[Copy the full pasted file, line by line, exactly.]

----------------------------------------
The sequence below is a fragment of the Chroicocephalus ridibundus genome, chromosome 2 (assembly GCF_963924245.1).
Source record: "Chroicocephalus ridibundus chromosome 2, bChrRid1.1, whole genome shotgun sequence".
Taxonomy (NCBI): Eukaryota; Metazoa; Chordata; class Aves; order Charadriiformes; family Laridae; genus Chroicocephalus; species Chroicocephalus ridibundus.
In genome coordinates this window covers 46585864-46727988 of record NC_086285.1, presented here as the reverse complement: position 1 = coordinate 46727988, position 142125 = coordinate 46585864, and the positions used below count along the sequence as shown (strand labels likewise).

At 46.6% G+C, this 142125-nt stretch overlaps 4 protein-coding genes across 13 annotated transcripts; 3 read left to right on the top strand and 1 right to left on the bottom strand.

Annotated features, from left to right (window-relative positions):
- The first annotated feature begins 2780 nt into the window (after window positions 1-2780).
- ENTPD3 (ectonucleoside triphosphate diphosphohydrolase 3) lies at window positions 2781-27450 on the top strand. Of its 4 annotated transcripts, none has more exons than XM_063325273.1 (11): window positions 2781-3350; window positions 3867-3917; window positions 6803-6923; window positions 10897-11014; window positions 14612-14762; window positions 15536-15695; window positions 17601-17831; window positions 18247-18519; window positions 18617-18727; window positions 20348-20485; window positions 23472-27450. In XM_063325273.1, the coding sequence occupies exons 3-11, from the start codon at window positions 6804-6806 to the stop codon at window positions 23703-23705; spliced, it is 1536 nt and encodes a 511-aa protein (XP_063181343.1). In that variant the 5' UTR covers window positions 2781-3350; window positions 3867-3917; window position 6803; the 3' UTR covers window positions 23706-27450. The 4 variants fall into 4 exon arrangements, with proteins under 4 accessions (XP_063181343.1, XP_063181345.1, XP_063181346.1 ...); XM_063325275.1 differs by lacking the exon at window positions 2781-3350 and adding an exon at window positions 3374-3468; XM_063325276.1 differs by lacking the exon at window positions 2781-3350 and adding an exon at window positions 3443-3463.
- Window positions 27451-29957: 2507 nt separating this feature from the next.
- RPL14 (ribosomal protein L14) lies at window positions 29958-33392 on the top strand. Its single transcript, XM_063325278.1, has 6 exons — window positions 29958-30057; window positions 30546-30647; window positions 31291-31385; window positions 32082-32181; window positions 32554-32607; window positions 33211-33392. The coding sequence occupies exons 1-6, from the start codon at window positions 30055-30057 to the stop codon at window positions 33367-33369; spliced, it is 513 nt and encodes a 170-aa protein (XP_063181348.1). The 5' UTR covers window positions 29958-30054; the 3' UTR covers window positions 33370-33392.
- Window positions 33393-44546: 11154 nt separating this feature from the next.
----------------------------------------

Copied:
The sequence below is a fragment of the Chroicocephalus ridibundus genome, chromosome 2 (assembly GCF_963924245.1).
Source record: "Chroicocephalus ridibundus chromosome 2, bChrRid1.1, whole genome shotgun sequence".
Taxonomy (NCBI): Eukaryota; Metazoa; Chordata; class Aves; order Charadriiformes; family Laridae; genus Chroicocephalus; species Chroicocephalus ridibundus.
In genome coordinates this window covers 46585864-46727988 of record NC_086285.1, presented here as the reverse complement: position 1 = coordinate 46727988, position 142125 = coordinate 46585864, and the positions used below count along the sequence as shown (strand labels likewise).

At 46.6% G+C, this 142125-nt stretch overlaps 4 protein-coding genes across 13 annotated transcripts; 3 read left to right on the top strand and 1 right to left on the bottom strand.

Annotated features, from left to right (window-relative positions):
- The first annotated feature begins 2780 nt into the window (after window positions 1-2780).
- ENTPD3 (ectonucleoside triphosphate diphosphohydrolase 3) lies at window positions 2781-27450 on the top strand. Of its 4 annotated transcripts, none has more exons than XM_063325273.1 (11): window positions 2781-3350; window positions 3867-3917; window positions 6803-6923; window positions 10897-11014; window positions 14612-14762; window positions 15536-15695; window positions 17601-17831; window positions 18247-18519; window positions 18617-18727; window positions 20348-20485; window positions 23472-27450. In XM_063325273.1, the coding sequence occupies exons 3-11, from the start codon at window positions 6804-6806 to the stop codon at window positions 23703-23705; spliced, it is 1536 nt and encodes a 511-aa protein (XP_063181343.1). In that variant the 5' UTR covers window positions 2781-3350; window positions 3867-3917; window position 6803; the 3' UTR covers window positions 23706-27450. The 4 variants fall into 4 exon arrangements, with proteins under 4 accessions (XP_063181343.1, XP_063181345.1, XP_063181346.1 ...); XM_063325275.1 differs by lacking the exon at window positions 2781-3350 and adding an exon at window positions 3374-3468; XM_063325276.1 differs by lacking the exon at window positions 2781-3350 and adding an exon at window positions 3443-3463.
- Window positions 27451-29957: 2507 nt separating this feature from the next.
- RPL14 (ribosomal protein L14) lies at window positions 29958-33392 on the top strand. Its single transcript, XM_063325278.1, has 6 exons — window positions 29958-30057; window positions 30546-30647; window positions 31291-31385; window positions 32082-32181; window positions 32554-32607; window positions 33211-33392. The coding sequence occupies exons 1-6, from the start codon at window positions 30055-30057 to the stop codon at window positions 33367-33369; spliced, it is 513 nt and encodes a 170-aa protein (XP_063181348.1). The 5' UTR covers window positions 29958-30054; the 3' UTR covers window positions 33370-33392.
- Window positions 33393-44546: 11154 nt separating this feature from the next.